Score Card
72%B2 - Very Good
Reader Rating 2 Votes

Aramide’s overnight success took all of 10 years, and then some.

The singer was a member of a band that finished third at Star Quest, 2006. Then she stayed around, had a short stint with Trybe records as a solo singer and jumped ship, along with everybody else, in 2014 when Captain eLDee changed course. So it wasn’t until Aramide got signed to Baseline records shortly after that things truly started looking up for the talented singer.

The release of “Iwo Nikan” was a watershed moment. It was her first single on Baseline and it showcased the singer’s vocal maturity, sophisticated songwriting and ability to add a local flavor to bluesy music. “Iwo Nikan” is a technically competent song but it was no smash hit. So if Aramide’s award for Best Vocal performance at the 2015 Headies raised a few left eye brows around the industry, then her nomination for the Next Rated artist a year later raised the right ones that were left. Aramide doesn’t make mainstream, pop music, that’s the reason why her music is broadly titled “alternative”. She’s on a musical path less traveled in this part of the world, so if you don’t think she deserves recognition for persevering this long and eventually finding success, then I don’t know what else to tell you.

Or why don’t I just let Aramide tell you about it herself? On “FunMi Lowo”, she playfully let’s out her frustrations with being an “artiste” in a country where appreciation of the arts is very low. Aramide sings about paying her dues but not getting paid in return, the song is obviously performed in good fun but there’s truth in every good joke. The remix with Sound Sultan and Koker was the album’s closer and felt like one joke too many, I’m not sure it added anything special to the album, Suitcase is very impressive as-is.

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It’s also a very personable project – singers in Aramide’s chosen genre of music don’t usually allow this much of their personality show on their first project and normally go out of their way to come off as being goody two-shoes. The plan is usually to introduce listeners to the sound first, present a bunch of squeaky clean songs that fit that narrative and wait till later to sing about things that are harder to digest. Not Aramide, on Suitcase, while you’re getting accustomed to her soft and steady voice and appreciating her proficiency with different instruments, you’re also getting to know about her sense of humor, her naughtier desires as a woman and her imperfections as a person. The album talks a lot about love but not always in the generic boy-meets-girl fashion. There’s a “Stranger in Rome” that’s making her reconsider her prior romantic engagements in Lagos, there’s a pesky one-night stander that wants more on “Why So Serious” and there’s deeper, longer intimacy with her chosen soulmate on “Hurry up”.  There are also run-of-the mill love stories on Suitcase that, in all honesty, feel like they were written more from first-hand experiences than these were but still it was refreshing to listen to songs written from a less traditional perspective.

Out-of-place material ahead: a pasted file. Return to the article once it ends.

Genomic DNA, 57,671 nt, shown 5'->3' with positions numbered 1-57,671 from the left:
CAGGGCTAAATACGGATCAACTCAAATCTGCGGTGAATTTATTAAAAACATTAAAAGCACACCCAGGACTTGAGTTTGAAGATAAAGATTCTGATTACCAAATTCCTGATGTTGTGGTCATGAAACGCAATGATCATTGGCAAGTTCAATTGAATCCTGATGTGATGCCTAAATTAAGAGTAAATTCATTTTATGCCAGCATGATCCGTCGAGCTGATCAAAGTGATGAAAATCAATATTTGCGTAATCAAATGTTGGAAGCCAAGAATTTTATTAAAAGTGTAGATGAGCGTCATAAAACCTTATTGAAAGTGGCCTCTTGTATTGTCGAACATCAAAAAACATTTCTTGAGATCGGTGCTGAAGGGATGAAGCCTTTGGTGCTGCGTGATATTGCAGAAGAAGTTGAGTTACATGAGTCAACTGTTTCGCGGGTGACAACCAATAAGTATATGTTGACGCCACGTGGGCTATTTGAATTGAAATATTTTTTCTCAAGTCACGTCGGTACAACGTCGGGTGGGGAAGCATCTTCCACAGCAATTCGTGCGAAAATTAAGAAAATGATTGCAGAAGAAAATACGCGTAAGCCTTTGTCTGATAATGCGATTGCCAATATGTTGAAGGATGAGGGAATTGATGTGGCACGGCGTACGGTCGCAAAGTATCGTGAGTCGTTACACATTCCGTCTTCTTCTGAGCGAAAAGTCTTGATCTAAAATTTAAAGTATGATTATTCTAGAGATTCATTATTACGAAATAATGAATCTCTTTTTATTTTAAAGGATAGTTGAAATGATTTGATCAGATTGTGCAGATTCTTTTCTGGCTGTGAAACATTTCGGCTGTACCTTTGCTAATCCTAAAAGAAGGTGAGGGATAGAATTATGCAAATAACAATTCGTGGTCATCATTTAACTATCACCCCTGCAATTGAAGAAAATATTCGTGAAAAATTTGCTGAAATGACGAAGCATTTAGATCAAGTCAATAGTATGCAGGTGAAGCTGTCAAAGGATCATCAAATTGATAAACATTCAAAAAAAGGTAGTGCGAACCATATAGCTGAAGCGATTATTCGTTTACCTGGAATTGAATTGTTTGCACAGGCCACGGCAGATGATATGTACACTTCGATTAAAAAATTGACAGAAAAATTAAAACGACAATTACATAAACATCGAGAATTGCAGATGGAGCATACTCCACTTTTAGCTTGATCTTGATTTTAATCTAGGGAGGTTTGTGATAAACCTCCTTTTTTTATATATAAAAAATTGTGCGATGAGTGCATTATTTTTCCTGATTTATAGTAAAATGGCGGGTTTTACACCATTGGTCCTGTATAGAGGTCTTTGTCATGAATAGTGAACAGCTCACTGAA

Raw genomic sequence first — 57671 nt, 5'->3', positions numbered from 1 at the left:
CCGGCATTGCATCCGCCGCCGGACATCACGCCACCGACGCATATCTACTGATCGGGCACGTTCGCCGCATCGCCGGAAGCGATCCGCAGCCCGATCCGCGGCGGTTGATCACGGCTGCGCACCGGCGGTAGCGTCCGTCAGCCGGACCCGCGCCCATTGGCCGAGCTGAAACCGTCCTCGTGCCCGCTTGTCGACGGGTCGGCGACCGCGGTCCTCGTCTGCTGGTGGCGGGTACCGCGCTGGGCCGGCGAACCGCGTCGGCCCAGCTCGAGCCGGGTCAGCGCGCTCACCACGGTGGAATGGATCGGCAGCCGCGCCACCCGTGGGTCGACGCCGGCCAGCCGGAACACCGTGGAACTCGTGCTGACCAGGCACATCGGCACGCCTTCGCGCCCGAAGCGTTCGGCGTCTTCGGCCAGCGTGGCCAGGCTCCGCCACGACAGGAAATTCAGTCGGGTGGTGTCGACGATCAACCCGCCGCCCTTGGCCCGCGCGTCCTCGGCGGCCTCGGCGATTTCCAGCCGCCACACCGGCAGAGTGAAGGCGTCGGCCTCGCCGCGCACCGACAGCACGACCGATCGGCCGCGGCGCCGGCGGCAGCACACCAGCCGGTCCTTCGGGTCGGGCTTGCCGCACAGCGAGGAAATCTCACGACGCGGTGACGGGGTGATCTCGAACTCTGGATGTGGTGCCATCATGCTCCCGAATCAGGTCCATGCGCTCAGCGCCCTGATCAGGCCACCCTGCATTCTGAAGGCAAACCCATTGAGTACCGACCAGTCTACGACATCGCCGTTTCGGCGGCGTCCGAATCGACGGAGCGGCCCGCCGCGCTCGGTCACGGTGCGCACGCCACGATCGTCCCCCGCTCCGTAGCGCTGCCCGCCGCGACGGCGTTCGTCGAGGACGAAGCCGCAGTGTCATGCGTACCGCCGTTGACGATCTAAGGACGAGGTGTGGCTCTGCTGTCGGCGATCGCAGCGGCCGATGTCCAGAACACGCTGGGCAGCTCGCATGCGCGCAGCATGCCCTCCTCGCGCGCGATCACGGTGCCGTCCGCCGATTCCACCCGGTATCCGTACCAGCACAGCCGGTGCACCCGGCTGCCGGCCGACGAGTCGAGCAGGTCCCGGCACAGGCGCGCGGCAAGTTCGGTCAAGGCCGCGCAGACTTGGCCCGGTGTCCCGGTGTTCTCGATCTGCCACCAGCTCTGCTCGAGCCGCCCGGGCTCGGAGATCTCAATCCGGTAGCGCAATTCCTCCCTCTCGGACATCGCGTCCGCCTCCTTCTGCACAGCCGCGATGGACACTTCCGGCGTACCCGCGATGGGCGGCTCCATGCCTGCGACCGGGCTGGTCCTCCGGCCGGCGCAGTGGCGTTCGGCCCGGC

If we are talking songwriting, then “Bose” is one of the best-written records I’ve listened to this year. Aramide is irritated by rumormongers and gossip folks but rather than raising her voice or typing up an Instagram rant, she calmly tells them off using the fictional Bosede as the unfortunate victim.

Bosede, where you dey go again?
You wan go do ofofo
You wan go do ofofo

The truth is that the bigger she gets, the more Bosedes that Aramide will encounter. Also, the bigger she gets, the more demons and temptations that she’ll face in the industry. She details that struggle on “Devil at my Doorstep”. However, if Aramide fights them with as tepid a response as she delivered the song with, I don’t see her overcoming them every time. “Devil”required a more emotive performance and Aramide’s singing personality is far too even-tempered to pull it off. Thankfully she seems aware of this, enough to avoid filling her Suitcase with songs like “Devil”.

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Not only did she release her debut album in 2016, Aramide also won the Best Female Artist in West Africa at AFRIMA and Alternative Artist of the Year at Nigeria Entertainment Awards. Her 10 year journey as a singer and instrumentalist has gotten her to this point, winning the Next Rated ahead of Tekno, Mr. Eazi and Ycee at the Headies later this month might be a step too far but you never know. In the year of the upset, if I had told you in January that a reality show star would be the leader of the free world by November and that the UK would vote to cut off its pointed nose to spite its European face, you would have offered me a room at Yaba Left to chill out for a few days.

So by releasing her debut album just before the Headies, Aramide hasn’t done her chances of winning any harm at all. They say luck happens when opportunity meets preparedness, Aramide’s Suitcase was packed and well-prepared and now she’s been given the opportunity, all you can do is wish her the best of luck on her travels.